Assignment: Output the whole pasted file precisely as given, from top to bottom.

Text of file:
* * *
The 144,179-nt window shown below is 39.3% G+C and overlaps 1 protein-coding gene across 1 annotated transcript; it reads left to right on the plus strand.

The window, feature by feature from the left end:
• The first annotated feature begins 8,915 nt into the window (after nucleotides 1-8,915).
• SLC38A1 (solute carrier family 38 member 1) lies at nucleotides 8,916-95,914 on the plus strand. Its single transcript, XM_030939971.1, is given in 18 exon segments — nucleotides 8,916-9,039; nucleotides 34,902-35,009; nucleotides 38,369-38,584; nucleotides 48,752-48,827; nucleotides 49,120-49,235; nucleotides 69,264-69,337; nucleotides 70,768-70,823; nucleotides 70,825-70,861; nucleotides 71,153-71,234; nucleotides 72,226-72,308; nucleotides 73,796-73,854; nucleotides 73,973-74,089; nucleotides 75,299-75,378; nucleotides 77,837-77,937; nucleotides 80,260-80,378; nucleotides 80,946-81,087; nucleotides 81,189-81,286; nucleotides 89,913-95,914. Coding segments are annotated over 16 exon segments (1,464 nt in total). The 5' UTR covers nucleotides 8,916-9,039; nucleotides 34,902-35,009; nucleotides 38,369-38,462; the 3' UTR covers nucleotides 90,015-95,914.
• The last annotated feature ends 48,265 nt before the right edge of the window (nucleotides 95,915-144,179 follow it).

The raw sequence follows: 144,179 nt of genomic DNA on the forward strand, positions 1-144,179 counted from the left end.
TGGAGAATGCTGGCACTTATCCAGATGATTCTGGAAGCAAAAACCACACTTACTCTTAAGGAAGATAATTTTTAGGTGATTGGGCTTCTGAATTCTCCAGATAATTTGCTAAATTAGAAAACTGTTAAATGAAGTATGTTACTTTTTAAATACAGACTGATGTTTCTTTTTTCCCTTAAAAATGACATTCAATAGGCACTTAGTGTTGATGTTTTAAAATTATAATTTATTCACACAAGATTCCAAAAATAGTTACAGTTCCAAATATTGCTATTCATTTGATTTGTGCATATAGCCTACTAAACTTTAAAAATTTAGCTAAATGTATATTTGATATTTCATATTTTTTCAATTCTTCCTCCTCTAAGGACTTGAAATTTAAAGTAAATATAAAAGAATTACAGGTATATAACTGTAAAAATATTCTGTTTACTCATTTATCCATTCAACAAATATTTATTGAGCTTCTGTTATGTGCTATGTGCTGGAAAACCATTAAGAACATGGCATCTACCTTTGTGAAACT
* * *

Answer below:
The 144,179-nt window shown below is 39.3% G+C and overlaps 1 protein-coding gene across 1 annotated transcript; it reads left to right on the plus strand.

The window, feature by feature from the left end:
• The first annotated feature begins 8,915 nt into the window (after nucleotides 1-8,915).
• SLC38A1 (solute carrier family 38 member 1) lies at nucleotides 8,916-95,914 on the plus strand. Its single transcript, XM_030939971.1, is given in 18 exon segments — nucleotides 8,916-9,039; nucleotides 34,902-35,009; nucleotides 38,369-38,584; nucleotides 48,752-48,827; nucleotides 49,120-49,235; nucleotides 69,264-69,337; nucleotides 70,768-70,823; nucleotides 70,825-70,861; nucleotides 71,153-71,234; nucleotides 72,226-72,308; nucleotides 73,796-73,854; nucleotides 73,973-74,089; nucleotides 75,299-75,378; nucleotides 77,837-77,937; nucleotides 80,260-80,378; nucleotides 80,946-81,087; nucleotides 81,189-81,286; nucleotides 89,913-95,914. Coding segments are annotated over 16 exon segments (1,464 nt in total). The 5' UTR covers nucleotides 8,916-9,039; nucleotides 34,902-35,009; nucleotides 38,369-38,462; the 3' UTR covers nucleotides 90,015-95,914.
• The last annotated feature ends 48,265 nt before the right edge of the window (nucleotides 95,915-144,179 follow it).

The raw sequence follows: 144,179 nt of genomic DNA on the forward strand, positions 1-144,179 counted from the left end.
TGGAGAATGCTGGCACTTATCCAGATGATTCTGGAAGCAAAAACCACACTTACTCTTAAGGAAGATAATTTTTAGGTGATTGGGCTTCTGAATTCTCCAGATAATTTGCTAAATTAGAAAACTGTTAAATGAAGTATGTTACTTTTTAAATACAGACTGATGTTTCTTTTTTCCCTTAAAAATGACATTCAATAGGCACTTAGTGTTGATGTTTTAAAATTATAATTTATTCACACAAGATTCCAAAAATAGTTACAGTTCCAAATATTGCTATTCATTTGATTTGTGCATATAGCCTACTAAACTTTAAAAATTTAGCTAAATGTATATTTGATATTTCATATTTTTTCAATTCTTCCTCCTCTAAGGACTTGAAATTTAAAGTAAATATAAAAGAATTACAGGTATATAACTGTAAAAATATTCTGTTTACTCATTTATCCATTCAACAAATATTTATTGAGCTTCTGTTATGTGCTATGTGCTGGAAAACCATTAAGAACATGGCATCTACCTTTGTGAAACT